|By Mark O'Neill||
|August 11, 2012 05:00 AM EDT||
But one thing all these APIs have in common is that information about them is publicly available, to anyone, and anyone with the right credentials can use them. APIs which are used inside organizations, or within groups of trading partners, are not mentioned. At the Cloud Identity Summit last month, Romin Irani from Cisco called these "Dark API's". The analogy is with Dark Matter. It's all around us, but we can't see it. Organizations are using enterprise APIs, which the outside world may not know about. Same goes for APIs used within products. I've written before, back in 2009, about why there isn't a Pandora API. Fast forward to 2012 and Pandora still doesn't have a public API. It doesn't fit their business model to have one [something that's worth a whole blog post in its own right]. But you can bet Pandora has their own API definitions they use internally. Effectively, that's a "dark API" too, even though it's for an entertainment service. So the distinction is not about "Enterprise versus Consumer" anymore (echoes of Eve Maler's excellent OAuth 2 piece)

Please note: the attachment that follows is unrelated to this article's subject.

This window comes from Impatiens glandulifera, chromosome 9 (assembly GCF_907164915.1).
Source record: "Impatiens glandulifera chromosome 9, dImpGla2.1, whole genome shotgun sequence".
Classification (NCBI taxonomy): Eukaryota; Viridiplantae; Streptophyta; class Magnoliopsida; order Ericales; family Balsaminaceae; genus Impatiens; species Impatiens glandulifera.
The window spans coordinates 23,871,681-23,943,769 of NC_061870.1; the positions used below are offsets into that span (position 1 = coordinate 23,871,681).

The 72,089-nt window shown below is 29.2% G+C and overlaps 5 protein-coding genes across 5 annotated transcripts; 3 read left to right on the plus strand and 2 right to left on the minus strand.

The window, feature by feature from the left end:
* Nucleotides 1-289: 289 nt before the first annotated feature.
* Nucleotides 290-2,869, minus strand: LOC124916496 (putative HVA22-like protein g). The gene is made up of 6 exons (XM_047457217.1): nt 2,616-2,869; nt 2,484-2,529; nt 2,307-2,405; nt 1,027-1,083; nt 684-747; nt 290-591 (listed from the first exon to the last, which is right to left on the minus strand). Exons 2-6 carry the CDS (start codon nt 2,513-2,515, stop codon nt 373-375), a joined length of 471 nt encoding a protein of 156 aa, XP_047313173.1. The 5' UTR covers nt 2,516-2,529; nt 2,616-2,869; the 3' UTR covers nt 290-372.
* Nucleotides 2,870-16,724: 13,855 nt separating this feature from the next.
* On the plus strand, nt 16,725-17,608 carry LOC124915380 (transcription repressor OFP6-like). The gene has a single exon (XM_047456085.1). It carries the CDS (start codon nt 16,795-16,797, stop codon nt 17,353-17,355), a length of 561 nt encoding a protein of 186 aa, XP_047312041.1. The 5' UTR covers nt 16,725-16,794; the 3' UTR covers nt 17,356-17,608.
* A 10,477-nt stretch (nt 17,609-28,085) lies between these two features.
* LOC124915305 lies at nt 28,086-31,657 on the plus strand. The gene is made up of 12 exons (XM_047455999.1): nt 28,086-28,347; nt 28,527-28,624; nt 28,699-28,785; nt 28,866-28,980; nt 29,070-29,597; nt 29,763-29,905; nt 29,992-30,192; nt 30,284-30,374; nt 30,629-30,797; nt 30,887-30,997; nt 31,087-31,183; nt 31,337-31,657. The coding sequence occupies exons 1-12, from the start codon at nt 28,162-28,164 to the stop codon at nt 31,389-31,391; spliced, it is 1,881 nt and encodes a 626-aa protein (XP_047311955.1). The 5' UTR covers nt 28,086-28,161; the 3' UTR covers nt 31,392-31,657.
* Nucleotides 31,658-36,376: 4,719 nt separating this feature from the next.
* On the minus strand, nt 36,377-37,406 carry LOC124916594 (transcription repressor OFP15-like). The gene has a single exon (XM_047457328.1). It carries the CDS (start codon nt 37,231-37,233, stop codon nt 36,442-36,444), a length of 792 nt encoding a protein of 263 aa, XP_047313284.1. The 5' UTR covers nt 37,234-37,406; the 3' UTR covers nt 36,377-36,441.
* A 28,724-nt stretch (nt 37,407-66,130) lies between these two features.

For many of Vordel's API Server customers in the healthcare and financial transactions sectors, it doesn't make sense to have a "Public API". But they still want to leverage the benefits of APIs (e.g. for a HMO to talk to its hospitals). Eric Knipp from Gartner has been doing some really good research on this, about the distinction between "Public APIs" and "Enterprise APIs". Whatever terms we end up using ("Dark APIs", "Enterprise APIs"), it's definitely a conversation worth exploring.
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